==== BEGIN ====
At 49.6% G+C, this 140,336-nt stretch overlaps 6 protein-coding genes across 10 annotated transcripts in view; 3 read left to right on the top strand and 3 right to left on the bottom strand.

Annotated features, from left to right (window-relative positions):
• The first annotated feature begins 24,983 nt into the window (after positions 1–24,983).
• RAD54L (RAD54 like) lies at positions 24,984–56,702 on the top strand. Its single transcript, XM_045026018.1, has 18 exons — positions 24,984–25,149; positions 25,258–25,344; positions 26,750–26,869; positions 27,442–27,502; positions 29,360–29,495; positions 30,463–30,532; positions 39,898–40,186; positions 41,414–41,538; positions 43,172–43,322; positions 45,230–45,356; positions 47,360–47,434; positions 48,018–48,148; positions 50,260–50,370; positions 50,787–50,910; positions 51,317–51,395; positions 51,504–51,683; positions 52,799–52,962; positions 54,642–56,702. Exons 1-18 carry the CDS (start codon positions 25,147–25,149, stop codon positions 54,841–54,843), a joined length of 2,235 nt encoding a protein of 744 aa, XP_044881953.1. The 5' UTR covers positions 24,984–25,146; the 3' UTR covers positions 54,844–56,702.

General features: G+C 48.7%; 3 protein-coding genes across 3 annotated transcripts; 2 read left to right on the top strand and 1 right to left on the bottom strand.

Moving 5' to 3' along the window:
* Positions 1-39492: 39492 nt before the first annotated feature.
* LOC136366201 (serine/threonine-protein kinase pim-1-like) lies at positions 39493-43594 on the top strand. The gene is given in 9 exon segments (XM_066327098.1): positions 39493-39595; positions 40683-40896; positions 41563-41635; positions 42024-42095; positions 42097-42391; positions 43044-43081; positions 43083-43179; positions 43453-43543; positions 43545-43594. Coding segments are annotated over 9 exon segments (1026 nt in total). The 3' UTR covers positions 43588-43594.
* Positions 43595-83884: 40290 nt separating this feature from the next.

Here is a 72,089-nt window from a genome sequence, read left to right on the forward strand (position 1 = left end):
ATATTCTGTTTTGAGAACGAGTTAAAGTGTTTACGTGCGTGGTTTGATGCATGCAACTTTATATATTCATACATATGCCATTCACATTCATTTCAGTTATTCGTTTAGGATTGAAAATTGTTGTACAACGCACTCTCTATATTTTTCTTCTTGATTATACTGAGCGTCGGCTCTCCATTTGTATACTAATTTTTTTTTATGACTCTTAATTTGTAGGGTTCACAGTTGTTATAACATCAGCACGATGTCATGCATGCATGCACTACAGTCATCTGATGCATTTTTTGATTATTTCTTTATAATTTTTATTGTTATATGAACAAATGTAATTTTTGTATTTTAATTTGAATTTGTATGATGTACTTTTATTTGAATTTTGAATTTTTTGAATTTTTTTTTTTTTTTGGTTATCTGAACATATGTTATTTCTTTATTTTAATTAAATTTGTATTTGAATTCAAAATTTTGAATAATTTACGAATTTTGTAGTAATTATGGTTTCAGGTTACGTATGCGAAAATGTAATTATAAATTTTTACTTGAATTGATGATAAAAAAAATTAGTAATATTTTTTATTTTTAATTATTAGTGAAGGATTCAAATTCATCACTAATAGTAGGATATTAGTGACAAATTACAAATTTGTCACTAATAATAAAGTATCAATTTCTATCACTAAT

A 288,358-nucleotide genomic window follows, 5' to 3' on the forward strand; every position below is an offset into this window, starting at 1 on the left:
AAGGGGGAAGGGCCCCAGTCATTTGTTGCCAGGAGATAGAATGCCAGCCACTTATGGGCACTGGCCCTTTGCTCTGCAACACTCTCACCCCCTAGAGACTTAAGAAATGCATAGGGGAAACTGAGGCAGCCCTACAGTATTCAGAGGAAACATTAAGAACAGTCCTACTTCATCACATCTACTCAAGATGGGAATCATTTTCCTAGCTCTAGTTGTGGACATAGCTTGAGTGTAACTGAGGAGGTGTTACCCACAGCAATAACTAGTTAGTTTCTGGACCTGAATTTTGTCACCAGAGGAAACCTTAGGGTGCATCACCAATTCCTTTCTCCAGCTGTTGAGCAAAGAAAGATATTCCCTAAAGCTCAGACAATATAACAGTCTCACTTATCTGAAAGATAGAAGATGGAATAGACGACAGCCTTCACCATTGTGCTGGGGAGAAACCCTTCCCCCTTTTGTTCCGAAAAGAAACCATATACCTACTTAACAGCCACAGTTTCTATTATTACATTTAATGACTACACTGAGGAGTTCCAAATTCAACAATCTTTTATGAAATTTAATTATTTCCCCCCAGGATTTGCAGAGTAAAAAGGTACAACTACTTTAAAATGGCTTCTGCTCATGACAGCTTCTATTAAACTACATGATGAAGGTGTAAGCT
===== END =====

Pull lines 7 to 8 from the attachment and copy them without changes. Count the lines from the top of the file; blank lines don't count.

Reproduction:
* Positions 1-39492: 39492 nt before the first annotated feature.
* LOC136366201 (serine/threonine-protein kinase pim-1-like) lies at positions 39493-43594 on the top strand. The gene is given in 9 exon segments (XM_066327098.1): positions 39493-39595; positions 40683-40896; positions 41563-41635; positions 42024-42095; positions 42097-42391; positions 43044-43081; positions 43083-43179; positions 43453-43543; positions 43545-43594. Coding segments are annotated over 9 exon segments (1026 nt in total). The 3' UTR covers positions 43588-43594.